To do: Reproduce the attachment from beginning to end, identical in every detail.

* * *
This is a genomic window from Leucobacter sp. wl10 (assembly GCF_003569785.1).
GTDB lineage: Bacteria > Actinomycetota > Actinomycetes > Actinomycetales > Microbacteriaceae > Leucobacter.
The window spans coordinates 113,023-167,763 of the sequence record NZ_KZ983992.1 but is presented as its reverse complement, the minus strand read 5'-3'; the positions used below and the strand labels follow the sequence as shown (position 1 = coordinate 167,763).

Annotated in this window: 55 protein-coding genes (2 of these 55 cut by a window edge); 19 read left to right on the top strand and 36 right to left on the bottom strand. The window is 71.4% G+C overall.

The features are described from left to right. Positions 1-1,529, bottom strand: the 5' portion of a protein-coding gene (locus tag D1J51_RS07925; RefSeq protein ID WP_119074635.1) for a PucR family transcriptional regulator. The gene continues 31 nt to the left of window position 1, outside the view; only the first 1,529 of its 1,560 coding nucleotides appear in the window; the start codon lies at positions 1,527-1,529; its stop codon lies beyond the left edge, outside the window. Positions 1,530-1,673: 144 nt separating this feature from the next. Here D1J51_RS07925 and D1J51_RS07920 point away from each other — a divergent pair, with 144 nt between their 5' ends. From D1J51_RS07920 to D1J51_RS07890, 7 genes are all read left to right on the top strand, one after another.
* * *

This is a genomic window from Leucobacter sp. wl10 (assembly GCF_003569785.1).
GTDB lineage: Bacteria > Actinomycetota > Actinomycetes > Actinomycetales > Microbacteriaceae > Leucobacter.
The window spans coordinates 113,023-167,763 of the sequence record NZ_KZ983992.1 but is presented as its reverse complement, the minus strand read 5'-3'; the positions used below and the strand labels follow the sequence as shown (position 1 = coordinate 167,763).

Annotated in this window: 55 protein-coding genes (2 of these 55 cut by a window edge); 19 read left to right on the top strand and 36 right to left on the bottom strand. The window is 71.4% G+C overall.

The features are described from left to right. Positions 1-1,529, bottom strand: the 5' portion of a protein-coding gene (locus tag D1J51_RS07925; RefSeq protein ID WP_119074635.1) for a PucR family transcriptional regulator. The gene continues 31 nt to the left of window position 1, outside the view; only the first 1,529 of its 1,560 coding nucleotides appear in the window; the start codon lies at positions 1,527-1,529; its stop codon lies beyond the left edge, outside the window. Positions 1,530-1,673: 144 nt separating this feature from the next. Here D1J51_RS07925 and D1J51_RS07920 point away from each other — a divergent pair, with 144 nt between their 5' ends. From D1J51_RS07920 to D1J51_RS07890, 7 genes are all read left to right on the top strand, one after another.